Joe Marinelli is the host of Powder Perspectives.
Joseph Marinelli is a consulting engineer and president of Solids Handling Technologies. He has been providing testing and consulting services since 1972. As a former consultant with Jenike & Johanson Inc., he has years of experience testing powders and designing bins and feeders for reliable flow. He lectures frequently on the topic of powder handling and has published several papers including and article in a chemical encyclopedia and two in a food powder book.
Article 6, November 5, 2013
Handling Carbon Black & Titanium Dioxide
Carbon black and titanium dioxide (TiO2) are two of the most difficult powders to handle in bins, hoppers, and feeders. You may conclude that, as the title of this article indicates, designing a handling system for these "nasty" materials is not black and white. If you are not familiar with TiO2, it is a fine white powder that provides whiteness and opacity to paints, coatings, plastics, paper, inks, fibers and food and cosmetics.
The reason that it is used so widely as a whitener is its high refractive index and small particle size. The refractive index is a measure of a material's ability to bend light. TiO2 is simply an excellent reflector. Most TiO2 is nearly 100% minus 325 mesh and has a bulk density of about 50 lb/cu ft. There are various grades of TiO2 supplied by the major manufacturers and curiously enough, the better the grade, the more difficult it is to handle.
Carbon black on the other hand is an engineered compound and is an essential ingredient in the production of tires and other rubber goods. It also is used as a pigment in printing inks, paints, and plastics. Carbon black is produced by pumping oil through a furnace, where it is heated above 2000°F. This process produces a carbon black fume. The fume is filtered and then treated with water to create pellets. Unfortunately, these pellets are usually friable and when broken down, create fines which are difficult flowing.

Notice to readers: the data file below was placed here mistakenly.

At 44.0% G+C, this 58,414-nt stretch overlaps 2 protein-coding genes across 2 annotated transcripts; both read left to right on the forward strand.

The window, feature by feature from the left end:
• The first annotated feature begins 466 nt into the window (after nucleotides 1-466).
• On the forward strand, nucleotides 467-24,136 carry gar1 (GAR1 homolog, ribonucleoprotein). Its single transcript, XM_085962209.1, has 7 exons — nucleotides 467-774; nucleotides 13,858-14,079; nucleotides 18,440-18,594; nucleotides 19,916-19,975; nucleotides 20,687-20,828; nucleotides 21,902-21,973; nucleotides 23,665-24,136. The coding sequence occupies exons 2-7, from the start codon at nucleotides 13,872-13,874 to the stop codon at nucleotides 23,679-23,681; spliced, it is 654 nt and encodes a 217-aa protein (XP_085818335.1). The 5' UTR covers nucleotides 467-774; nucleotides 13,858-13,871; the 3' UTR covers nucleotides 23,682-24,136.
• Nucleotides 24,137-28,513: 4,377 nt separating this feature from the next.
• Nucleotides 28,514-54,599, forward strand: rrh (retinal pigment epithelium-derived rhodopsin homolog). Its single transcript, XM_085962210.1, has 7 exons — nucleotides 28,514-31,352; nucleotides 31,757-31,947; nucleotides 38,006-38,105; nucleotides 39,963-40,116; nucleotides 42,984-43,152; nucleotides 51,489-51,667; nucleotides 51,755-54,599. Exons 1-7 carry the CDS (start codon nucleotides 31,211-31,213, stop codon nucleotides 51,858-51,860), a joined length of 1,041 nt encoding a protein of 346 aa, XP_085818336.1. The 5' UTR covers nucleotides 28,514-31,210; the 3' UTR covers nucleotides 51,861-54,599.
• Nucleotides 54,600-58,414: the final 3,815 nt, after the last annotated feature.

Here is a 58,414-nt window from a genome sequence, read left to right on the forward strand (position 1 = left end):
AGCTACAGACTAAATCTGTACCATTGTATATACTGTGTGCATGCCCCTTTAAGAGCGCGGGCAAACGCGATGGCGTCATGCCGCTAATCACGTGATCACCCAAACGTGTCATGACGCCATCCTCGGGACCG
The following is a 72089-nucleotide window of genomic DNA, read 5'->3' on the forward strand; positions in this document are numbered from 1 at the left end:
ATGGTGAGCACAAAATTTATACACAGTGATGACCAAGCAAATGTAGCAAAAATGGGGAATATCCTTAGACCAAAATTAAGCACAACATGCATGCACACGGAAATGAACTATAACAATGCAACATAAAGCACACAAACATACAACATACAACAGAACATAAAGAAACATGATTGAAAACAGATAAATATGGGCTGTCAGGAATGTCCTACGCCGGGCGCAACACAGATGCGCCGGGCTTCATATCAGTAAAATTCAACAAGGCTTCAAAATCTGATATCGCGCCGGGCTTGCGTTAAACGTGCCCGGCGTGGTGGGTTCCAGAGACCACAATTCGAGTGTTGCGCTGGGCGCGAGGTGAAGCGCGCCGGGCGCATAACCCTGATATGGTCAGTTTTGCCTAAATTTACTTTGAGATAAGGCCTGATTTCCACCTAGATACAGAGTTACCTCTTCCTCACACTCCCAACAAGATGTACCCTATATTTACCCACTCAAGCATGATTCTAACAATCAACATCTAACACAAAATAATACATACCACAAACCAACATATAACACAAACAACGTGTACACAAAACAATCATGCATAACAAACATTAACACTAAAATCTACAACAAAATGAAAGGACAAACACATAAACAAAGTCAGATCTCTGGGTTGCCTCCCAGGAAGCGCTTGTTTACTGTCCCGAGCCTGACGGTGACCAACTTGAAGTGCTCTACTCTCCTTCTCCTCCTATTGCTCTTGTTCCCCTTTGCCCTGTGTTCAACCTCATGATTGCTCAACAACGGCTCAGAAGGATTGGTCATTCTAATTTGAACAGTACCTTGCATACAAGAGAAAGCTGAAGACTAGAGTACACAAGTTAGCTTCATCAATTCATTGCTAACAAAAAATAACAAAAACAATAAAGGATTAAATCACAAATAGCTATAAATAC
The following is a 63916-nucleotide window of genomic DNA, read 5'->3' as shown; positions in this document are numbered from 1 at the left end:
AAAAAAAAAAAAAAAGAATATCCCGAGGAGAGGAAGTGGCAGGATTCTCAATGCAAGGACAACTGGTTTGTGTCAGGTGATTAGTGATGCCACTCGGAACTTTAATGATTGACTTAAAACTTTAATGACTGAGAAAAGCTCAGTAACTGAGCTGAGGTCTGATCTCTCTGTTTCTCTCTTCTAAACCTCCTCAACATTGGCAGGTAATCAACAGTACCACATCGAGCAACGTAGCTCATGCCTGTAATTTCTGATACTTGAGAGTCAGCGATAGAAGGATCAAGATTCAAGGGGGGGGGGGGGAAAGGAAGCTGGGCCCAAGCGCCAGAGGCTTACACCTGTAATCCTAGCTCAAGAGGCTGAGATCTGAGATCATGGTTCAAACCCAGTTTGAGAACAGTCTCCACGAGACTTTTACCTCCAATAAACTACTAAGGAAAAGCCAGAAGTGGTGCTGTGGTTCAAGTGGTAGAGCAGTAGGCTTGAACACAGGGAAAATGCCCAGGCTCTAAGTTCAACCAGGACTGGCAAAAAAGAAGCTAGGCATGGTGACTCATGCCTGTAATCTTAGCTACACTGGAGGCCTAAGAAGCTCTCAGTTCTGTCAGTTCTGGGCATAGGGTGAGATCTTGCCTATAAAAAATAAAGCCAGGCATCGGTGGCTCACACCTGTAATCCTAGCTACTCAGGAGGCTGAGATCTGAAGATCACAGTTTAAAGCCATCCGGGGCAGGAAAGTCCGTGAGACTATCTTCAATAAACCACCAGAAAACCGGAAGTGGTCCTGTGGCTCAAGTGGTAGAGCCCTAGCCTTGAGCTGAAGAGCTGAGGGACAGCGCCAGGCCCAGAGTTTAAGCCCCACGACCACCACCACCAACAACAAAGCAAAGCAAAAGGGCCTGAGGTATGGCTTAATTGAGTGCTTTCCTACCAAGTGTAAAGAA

Both materials mentioned above are pigments and are difficult flowing (as are many other pigments). They require constant maintenance to ensure reliable flow. When you handle these materials, you may experience severe build up on bin or hopper wall surfaces. The reason these materials are such good pigments is that they cling, smear, etc., to many surfaces. However, when this happens in a bin, you can experience bridging, ratholing, flooding, segregation, etc. These are typical problems of materials that flow in funnel flow. In funnel flow, some material moves while the rest remains stationary.
As I have discussed in previous articles, 2B finish stainless steel sheet is an excellent surface for solids to slide on. However, if the TiO2 or carbon black fines adhere to that wall surface, your product is no longer sliding on the smooth stainless surface. The coated (and therefore rougher) surface would typically require extremely steep hopper slopes to ensure a mass flow pattern. Mass flow is the preferred flow pattern because all the material moves whenever any is discharged (no ratholes or floods and segregation is minimized).
The screw feeder photo shows typical buildup problems experienced with TiO2 at the discharge end of the screw feeder. The storage vessel experiences similar buildup problems.
Conical opening size requirements of 4 ft are not unusual for these materials. Hopper wall angles for mass flow are often required to be 80° to 82° from horizontal to ensure flow along the walls. These fine, sticky materials can also buildup on the sliding surfaces over time, eventually stopping flow. Handling these products reliably requires (as always), knowledge of their flow properties and proper design approaches. Wedge-type configurations should be considered because wedge hoppers are more forgiving than cones (i.e. smaller openings required to prevent bridging and shallower hopper angles to ensure mass flow).
When dealing with these type materials, remember to:
• Know your material flow properties
• Design your bin and feeder properly, perhaps using a wedge approach
• Maintain your equipment to prevent the wall surface from building up with product.
About our author
Joseph Marinelli is a consulting engineer and President of Solids Handling Technologies. He has been providing testing and consulting services since 1972. As a former consultant with Jenike & Johanson, Inc., he has years of experience testing powders and designing bins and feeders for reliable flow. He lectures frequently on the topic of powder handling and has published several papers including and article in a chemical encyclopedia and two in a food powder book.
Solids Handling Technologies
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Fort Mill, South Carolina 29708
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